Reward availability and the potential for danger or safety potently regulate emotion. Despite women being more likely than men to develop emotion dysregulation disorders, there are comparatively few studies investigating fear, safety and reward regulation in females. Here, we show that female Long Evans rats did not suppress conditioned freezing in the presence of a safety cue, nor did they extinguish their freezing response, whereas males did both. Females were also more reward responsive during the reward cue until the first footshock exposure, at which point there were no sex differences in reward seeking to the reward cue. Darting analyses suggest females were able to regulate this behavior in response to the safety cue, suggesting they were able to discriminate between fear and safety cues but did not demonstrate this with conditioned suppression of freezing behavior. However, levels of darting in this study were too low to make any definitive conclusions. In summary, females showed a significantly different behavioral profile than males in a task that tested the ability to discriminate among fear, safety and reward cues. This paradigm offers a great opportunity to test for mechanisms that are generating these behavioral sex differences in learned safety and reward seeking.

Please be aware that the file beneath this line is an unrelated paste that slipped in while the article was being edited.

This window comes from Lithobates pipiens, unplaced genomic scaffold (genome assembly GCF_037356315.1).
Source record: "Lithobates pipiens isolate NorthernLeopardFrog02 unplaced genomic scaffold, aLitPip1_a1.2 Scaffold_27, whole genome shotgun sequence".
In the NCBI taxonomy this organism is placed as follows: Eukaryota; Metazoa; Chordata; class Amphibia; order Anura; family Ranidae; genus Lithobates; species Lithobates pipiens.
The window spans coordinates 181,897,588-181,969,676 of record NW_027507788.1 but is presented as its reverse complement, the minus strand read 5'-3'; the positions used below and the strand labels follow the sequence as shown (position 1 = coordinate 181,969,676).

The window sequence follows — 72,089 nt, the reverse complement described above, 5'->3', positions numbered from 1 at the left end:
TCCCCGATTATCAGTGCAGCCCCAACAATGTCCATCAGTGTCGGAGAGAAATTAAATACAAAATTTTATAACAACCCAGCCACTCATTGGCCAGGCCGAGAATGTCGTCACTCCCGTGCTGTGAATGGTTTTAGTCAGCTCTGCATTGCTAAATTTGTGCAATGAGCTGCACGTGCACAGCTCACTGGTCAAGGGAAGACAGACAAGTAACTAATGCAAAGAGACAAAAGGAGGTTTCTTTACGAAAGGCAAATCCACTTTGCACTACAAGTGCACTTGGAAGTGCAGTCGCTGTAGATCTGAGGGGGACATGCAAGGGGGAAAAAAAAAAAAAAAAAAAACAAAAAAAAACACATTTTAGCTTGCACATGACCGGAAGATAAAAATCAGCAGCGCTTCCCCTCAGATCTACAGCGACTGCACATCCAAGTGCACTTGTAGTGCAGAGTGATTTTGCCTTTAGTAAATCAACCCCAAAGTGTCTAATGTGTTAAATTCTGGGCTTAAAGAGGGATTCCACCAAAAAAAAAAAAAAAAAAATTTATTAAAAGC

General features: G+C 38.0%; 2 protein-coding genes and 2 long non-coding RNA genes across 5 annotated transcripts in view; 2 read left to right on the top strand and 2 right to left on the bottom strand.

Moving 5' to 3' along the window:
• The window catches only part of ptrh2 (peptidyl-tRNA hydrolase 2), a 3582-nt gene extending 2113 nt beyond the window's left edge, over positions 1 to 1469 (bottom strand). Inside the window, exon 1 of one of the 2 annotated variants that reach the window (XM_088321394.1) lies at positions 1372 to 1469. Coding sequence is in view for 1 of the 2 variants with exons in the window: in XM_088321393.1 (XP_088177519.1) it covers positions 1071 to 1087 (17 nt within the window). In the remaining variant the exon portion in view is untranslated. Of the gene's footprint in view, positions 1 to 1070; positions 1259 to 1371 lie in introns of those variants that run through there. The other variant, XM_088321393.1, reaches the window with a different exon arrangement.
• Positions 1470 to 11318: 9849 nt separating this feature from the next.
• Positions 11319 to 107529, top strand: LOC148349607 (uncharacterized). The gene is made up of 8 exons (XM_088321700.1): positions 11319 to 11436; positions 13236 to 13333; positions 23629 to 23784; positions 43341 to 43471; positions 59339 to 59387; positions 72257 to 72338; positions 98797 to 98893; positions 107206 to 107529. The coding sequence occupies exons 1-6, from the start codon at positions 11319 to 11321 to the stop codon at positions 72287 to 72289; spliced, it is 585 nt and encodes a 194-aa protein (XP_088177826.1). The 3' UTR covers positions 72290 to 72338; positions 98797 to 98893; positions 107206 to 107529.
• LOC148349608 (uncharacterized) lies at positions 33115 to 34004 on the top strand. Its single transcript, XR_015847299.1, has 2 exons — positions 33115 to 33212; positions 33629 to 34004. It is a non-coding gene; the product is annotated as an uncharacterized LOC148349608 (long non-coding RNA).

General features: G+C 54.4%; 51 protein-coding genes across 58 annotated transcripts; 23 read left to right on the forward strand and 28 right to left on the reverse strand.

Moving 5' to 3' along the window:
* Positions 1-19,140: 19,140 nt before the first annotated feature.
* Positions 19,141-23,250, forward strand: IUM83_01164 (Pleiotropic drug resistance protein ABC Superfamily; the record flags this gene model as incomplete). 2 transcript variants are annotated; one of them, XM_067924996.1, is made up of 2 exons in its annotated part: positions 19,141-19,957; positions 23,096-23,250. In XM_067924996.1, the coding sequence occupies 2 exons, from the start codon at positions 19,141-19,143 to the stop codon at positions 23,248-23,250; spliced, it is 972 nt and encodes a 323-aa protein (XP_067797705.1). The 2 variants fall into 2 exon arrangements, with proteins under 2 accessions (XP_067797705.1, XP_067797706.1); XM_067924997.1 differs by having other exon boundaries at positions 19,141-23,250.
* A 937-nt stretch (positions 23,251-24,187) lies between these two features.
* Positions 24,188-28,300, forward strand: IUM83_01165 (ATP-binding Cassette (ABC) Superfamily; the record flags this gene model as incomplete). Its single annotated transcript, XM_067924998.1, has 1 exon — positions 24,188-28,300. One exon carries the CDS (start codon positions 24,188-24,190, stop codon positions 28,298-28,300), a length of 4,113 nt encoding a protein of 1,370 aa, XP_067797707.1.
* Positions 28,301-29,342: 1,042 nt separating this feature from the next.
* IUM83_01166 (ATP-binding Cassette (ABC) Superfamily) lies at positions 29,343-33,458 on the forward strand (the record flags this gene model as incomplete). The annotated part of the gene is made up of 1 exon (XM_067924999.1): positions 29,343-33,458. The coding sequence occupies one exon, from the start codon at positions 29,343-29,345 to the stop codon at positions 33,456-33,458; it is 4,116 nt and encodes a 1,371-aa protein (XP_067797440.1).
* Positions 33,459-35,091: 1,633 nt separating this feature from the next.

Keywords: Extinction; Fear; Reward; Safety; Sex differences.
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